History argues convincingly that many protests and rebellions are ineffective and harmful. They might reduce or increase corruption in societies. Although many protests ostensibly have greater equality as a goal, they are as likely to exacerbate inequality as reduce it. If uncertainty about the value of protests and rebellions is indeed the lesson taught both by history and the Torah, then perhaps a dedication to truth and mutual concern can be our best yardstick.

Solutions must be devoted to the best, non-partisan version of truth available to us. Additionally, answers that arise out of a sense of concern for all of a society’s members demonstrate that they spring from love and not a desire for power. These two criteria may be our best bet for uncovering which argument is for the sake of heaven. Moreover, they remind us that the ends don’t justify the means, because in the moment, we never can be certain how the story will end. Yet if we dedicate ourselves to the twin kindnesses of truth and mutual concern, the process itself will be just, even if those with whom we are arguing play by different rules.


[1] See the Center for Strategic and International Studies (https://www.csis.org/) or Carnegie Endowment for International Peace (https://carnegieendowment.org/?lang=en) to learn more about this.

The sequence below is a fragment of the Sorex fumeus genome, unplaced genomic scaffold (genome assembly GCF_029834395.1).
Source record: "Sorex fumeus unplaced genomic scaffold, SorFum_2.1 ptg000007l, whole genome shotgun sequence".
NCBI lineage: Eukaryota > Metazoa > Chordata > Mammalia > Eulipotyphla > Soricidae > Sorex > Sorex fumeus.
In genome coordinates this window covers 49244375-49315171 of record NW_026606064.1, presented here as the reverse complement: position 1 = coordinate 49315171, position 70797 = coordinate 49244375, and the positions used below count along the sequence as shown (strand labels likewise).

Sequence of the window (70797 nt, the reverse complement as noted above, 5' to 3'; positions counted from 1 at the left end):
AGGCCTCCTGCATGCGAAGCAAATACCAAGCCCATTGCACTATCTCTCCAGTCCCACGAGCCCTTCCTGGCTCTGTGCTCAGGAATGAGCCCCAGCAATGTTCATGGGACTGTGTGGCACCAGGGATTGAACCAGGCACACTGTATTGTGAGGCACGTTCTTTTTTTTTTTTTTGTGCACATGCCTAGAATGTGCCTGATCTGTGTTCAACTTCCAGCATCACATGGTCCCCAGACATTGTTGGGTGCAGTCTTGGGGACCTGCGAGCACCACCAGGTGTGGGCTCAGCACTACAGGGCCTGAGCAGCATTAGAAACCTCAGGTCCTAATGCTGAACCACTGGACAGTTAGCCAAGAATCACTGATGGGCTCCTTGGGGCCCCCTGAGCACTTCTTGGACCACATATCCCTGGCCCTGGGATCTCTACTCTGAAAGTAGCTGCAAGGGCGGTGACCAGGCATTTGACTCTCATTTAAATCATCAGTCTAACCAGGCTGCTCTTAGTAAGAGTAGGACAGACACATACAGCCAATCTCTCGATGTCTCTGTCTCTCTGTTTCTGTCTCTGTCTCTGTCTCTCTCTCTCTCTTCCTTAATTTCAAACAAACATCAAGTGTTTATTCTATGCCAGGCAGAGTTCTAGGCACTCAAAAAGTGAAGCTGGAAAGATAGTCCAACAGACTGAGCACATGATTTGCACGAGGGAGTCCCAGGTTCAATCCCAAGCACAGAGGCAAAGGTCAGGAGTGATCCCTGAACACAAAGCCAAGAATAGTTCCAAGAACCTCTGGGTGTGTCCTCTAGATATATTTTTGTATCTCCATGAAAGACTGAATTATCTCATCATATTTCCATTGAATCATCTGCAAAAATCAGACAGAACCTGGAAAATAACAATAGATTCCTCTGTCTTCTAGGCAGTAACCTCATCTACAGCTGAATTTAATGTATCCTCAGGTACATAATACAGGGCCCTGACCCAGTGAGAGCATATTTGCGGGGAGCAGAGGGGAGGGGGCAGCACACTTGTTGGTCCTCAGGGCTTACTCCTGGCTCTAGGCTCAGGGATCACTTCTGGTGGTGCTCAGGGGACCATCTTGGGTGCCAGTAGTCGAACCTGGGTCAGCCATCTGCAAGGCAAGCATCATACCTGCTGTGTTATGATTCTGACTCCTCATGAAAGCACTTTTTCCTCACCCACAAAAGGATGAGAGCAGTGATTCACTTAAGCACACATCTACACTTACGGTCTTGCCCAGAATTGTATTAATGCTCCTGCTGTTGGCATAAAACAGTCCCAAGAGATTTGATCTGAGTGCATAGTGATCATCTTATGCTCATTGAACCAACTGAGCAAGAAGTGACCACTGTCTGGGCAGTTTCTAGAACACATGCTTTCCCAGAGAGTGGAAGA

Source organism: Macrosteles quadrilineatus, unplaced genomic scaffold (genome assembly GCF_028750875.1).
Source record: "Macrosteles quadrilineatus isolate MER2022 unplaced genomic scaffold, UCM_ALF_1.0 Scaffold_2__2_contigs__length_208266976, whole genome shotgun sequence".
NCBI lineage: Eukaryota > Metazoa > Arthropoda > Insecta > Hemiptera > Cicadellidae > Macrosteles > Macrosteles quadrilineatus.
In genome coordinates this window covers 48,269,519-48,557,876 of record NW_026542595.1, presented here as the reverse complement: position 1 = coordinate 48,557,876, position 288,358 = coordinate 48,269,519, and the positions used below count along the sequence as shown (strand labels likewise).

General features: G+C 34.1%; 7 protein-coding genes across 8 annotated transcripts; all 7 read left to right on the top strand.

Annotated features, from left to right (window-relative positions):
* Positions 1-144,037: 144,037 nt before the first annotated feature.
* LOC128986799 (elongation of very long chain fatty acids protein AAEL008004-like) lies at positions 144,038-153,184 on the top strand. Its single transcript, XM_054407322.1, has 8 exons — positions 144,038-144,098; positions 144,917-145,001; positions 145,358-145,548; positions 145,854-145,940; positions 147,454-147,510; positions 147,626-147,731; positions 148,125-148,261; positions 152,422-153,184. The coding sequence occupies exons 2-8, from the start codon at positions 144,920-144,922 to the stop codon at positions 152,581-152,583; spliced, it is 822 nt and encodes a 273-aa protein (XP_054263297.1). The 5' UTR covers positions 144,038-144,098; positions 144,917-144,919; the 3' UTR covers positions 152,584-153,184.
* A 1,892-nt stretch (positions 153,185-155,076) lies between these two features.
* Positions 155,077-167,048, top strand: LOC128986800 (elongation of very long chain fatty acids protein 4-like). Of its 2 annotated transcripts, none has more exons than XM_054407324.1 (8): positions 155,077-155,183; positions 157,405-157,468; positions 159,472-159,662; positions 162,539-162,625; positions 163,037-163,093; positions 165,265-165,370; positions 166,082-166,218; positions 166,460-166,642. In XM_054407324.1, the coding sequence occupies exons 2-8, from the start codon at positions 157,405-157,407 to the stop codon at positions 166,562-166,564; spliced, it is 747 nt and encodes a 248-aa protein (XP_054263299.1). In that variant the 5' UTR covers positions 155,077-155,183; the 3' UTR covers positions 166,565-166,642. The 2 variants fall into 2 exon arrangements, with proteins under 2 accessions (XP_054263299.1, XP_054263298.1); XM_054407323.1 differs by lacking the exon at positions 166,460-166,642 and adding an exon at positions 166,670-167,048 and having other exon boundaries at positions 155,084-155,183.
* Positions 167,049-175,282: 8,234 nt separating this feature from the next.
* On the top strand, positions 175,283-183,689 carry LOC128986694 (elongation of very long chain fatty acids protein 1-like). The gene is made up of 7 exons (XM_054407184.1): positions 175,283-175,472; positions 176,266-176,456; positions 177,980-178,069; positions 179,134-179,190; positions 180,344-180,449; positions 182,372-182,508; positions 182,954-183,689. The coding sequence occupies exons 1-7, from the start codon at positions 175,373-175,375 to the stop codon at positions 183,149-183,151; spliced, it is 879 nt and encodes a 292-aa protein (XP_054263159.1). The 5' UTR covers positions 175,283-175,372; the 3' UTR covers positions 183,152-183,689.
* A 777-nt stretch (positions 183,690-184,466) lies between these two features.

[2] For example, three democracies with robust protest cultures are France, India, and the United States. France earned a 72 out of a 100 on the yearly Corruption Perceptions Index, the USA received a 69, while India eked out a 40 out of 100. China, most definitely not a democracy, beats out India by two points. Meanwhile, nations such as Denmark, Singapore, and New Zealand have very few protests yet better corruption scores. Denmark tops the list with a 90, New Zealand was awarded an 85, while Singapore was granted an 83. Ruling out smaller countries, which these three are, the results don’t change drastically. Germany ranked a 78, while Canada landed at 76, and Australia at 75 of 100. Of those, Germany has a greater history of protests, while Australia has the least. (All data sourced from Transparency International Corruption Perceptions Index 2023 at transparency.org). Similar data can be found for protests that have resulted in meaningful change as well as those that had little impact or worsened outcomes.